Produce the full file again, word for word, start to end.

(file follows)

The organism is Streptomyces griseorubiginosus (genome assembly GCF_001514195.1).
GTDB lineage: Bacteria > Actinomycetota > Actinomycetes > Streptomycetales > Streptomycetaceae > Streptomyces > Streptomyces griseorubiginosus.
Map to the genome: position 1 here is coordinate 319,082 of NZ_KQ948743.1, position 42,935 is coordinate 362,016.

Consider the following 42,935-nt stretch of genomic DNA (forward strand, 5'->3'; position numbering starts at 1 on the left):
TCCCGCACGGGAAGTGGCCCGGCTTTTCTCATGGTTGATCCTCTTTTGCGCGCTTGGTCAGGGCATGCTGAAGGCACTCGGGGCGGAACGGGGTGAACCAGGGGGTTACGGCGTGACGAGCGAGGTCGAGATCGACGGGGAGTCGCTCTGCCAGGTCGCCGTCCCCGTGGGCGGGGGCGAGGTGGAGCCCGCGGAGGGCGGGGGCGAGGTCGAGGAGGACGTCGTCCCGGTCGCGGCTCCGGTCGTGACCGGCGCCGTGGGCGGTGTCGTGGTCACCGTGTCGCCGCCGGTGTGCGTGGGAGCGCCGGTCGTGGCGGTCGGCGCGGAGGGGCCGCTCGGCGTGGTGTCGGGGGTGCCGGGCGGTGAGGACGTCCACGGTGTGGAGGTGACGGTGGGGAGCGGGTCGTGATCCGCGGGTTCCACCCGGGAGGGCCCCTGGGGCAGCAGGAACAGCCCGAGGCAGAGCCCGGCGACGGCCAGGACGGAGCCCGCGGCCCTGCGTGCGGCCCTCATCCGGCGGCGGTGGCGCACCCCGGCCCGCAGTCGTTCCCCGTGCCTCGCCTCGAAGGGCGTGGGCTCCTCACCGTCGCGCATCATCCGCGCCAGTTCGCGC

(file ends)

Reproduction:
The organism is Streptomyces griseorubiginosus (genome assembly GCF_001514195.1).
GTDB lineage: Bacteria > Actinomycetota > Actinomycetes > Streptomycetales > Streptomycetaceae > Streptomyces > Streptomyces griseorubiginosus.
Map to the genome: position 1 here is coordinate 319,082 of NZ_KQ948743.1, position 42,935 is coordinate 362,016.

Consider the following 42,935-nt stretch of genomic DNA (forward strand, 5'->3'; position numbering starts at 1 on the left):
TCCCGCACGGGAAGTGGCCCGGCTTTTCTCATGGTTGATCCTCTTTTGCGCGCTTGGTCAGGGCATGCTGAAGGCACTCGGGGCGGAACGGGGTGAACCAGGGGGTTACGGCGTGACGAGCGAGGTCGAGATCGACGGGGAGTCGCTCTGCCAGGTCGCCGTCCCCGTGGGCGGGGGCGAGGTGGAGCCCGCGGAGGGCGGGGGCGAGGTCGAGGAGGACGTCGTCCCGGTCGCGGCTCCGGTCGTGACCGGCGCCGTGGGCGGTGTCGTGGTCACCGTGTCGCCGCCGGTGTGCGTGGGAGCGCCGGTCGTGGCGGTCGGCGCGGAGGGGCCGCTCGGCGTGGTGTCGGGGGTGCCGGGCGGTGAGGACGTCCACGGTGTGGAGGTGACGGTGGGGAGCGGGTCGTGATCCGCGGGTTCCACCCGGGAGGGCCCCTGGGGCAGCAGGAACAGCCCGAGGCAGAGCCCGGCGACGGCCAGGACGGAGCCCGCGGCCCTGCGTGCGGCCCTCATCCGGCGGCGGTGGCGCACCCCGGCCCGCAGTCGTTCCCCGTGCCTCGCCTCGAAGGGCGTGGGCTCCTCACCGTCGCGCATCATCCGCGCCAGTTCGCGC